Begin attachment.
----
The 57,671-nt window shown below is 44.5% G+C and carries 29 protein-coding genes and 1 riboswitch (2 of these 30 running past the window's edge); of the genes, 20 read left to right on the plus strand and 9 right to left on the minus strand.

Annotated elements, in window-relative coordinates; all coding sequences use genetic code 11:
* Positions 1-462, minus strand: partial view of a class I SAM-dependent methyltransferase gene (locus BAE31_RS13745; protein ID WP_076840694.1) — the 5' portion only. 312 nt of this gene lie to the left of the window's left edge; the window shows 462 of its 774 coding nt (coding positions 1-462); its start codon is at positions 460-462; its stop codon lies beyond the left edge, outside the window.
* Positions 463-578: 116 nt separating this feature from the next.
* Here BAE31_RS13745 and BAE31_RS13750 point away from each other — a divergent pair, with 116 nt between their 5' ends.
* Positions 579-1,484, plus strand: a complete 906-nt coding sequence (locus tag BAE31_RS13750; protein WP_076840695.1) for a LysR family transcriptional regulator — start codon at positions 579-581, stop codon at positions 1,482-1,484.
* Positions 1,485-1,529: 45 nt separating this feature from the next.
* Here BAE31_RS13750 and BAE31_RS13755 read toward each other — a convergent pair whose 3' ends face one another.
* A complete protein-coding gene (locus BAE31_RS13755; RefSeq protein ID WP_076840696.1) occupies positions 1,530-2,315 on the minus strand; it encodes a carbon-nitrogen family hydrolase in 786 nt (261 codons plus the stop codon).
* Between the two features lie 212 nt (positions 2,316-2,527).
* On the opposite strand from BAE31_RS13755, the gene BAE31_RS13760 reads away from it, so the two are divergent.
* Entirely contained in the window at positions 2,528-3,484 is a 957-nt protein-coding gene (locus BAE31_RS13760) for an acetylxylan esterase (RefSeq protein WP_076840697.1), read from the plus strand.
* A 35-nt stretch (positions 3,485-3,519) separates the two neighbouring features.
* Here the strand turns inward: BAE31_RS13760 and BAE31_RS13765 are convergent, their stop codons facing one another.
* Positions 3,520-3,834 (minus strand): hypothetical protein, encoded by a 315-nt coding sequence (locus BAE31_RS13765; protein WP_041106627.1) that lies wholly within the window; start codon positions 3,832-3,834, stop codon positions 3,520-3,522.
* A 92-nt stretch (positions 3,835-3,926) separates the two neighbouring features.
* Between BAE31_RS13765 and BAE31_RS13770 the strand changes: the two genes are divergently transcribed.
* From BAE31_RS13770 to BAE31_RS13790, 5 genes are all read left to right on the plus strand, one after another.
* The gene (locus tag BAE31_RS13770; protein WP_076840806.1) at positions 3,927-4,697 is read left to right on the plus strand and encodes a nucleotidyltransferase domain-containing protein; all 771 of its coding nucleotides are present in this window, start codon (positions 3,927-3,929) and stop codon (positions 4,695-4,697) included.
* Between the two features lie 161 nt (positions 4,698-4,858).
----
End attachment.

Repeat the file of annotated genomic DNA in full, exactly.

The 57,671-nt window shown below is 44.5% G+C and carries 29 protein-coding genes and 1 riboswitch (2 of these 30 running past the window's edge); of the genes, 20 read left to right on the plus strand and 9 right to left on the minus strand.

Annotated elements, in window-relative coordinates; all coding sequences use genetic code 11:
* Positions 1-462, minus strand: partial view of a class I SAM-dependent methyltransferase gene (locus BAE31_RS13745; protein ID WP_076840694.1) — the 5' portion only. 312 nt of this gene lie to the left of the window's left edge; the window shows 462 of its 774 coding nt (coding positions 1-462); its start codon is at positions 460-462; its stop codon lies beyond the left edge, outside the window.
* Positions 463-578: 116 nt separating this feature from the next.
* Here BAE31_RS13745 and BAE31_RS13750 point away from each other — a divergent pair, with 116 nt between their 5' ends.
* Positions 579-1,484, plus strand: a complete 906-nt coding sequence (locus tag BAE31_RS13750; protein WP_076840695.1) for a LysR family transcriptional regulator — start codon at positions 579-581, stop codon at positions 1,482-1,484.
* Positions 1,485-1,529: 45 nt separating this feature from the next.
* Here BAE31_RS13750 and BAE31_RS13755 read toward each other — a convergent pair whose 3' ends face one another.
* A complete protein-coding gene (locus BAE31_RS13755; RefSeq protein ID WP_076840696.1) occupies positions 1,530-2,315 on the minus strand; it encodes a carbon-nitrogen family hydrolase in 786 nt (261 codons plus the stop codon).
* Between the two features lie 212 nt (positions 2,316-2,527).
* On the opposite strand from BAE31_RS13755, the gene BAE31_RS13760 reads away from it, so the two are divergent.
* Entirely contained in the window at positions 2,528-3,484 is a 957-nt protein-coding gene (locus BAE31_RS13760) for an acetylxylan esterase (RefSeq protein WP_076840697.1), read from the plus strand.
* A 35-nt stretch (positions 3,485-3,519) separates the two neighbouring features.
* Here the strand turns inward: BAE31_RS13760 and BAE31_RS13765 are convergent, their stop codons facing one another.
* Positions 3,520-3,834 (minus strand): hypothetical protein, encoded by a 315-nt coding sequence (locus BAE31_RS13765; protein WP_041106627.1) that lies wholly within the window; start codon positions 3,832-3,834, stop codon positions 3,520-3,522.
* A 92-nt stretch (positions 3,835-3,926) separates the two neighbouring features.
* Between BAE31_RS13765 and BAE31_RS13770 the strand changes: the two genes are divergently transcribed.
* From BAE31_RS13770 to BAE31_RS13790, 5 genes are all read left to right on the plus strand, one after another.
* The gene (locus tag BAE31_RS13770; protein WP_076840806.1) at positions 3,927-4,697 is read left to right on the plus strand and encodes a nucleotidyltransferase domain-containing protein; all 771 of its coding nucleotides are present in this window, start codon (positions 3,927-3,929) and stop codon (positions 4,695-4,697) included.
* Between the two features lie 161 nt (positions 4,698-4,858).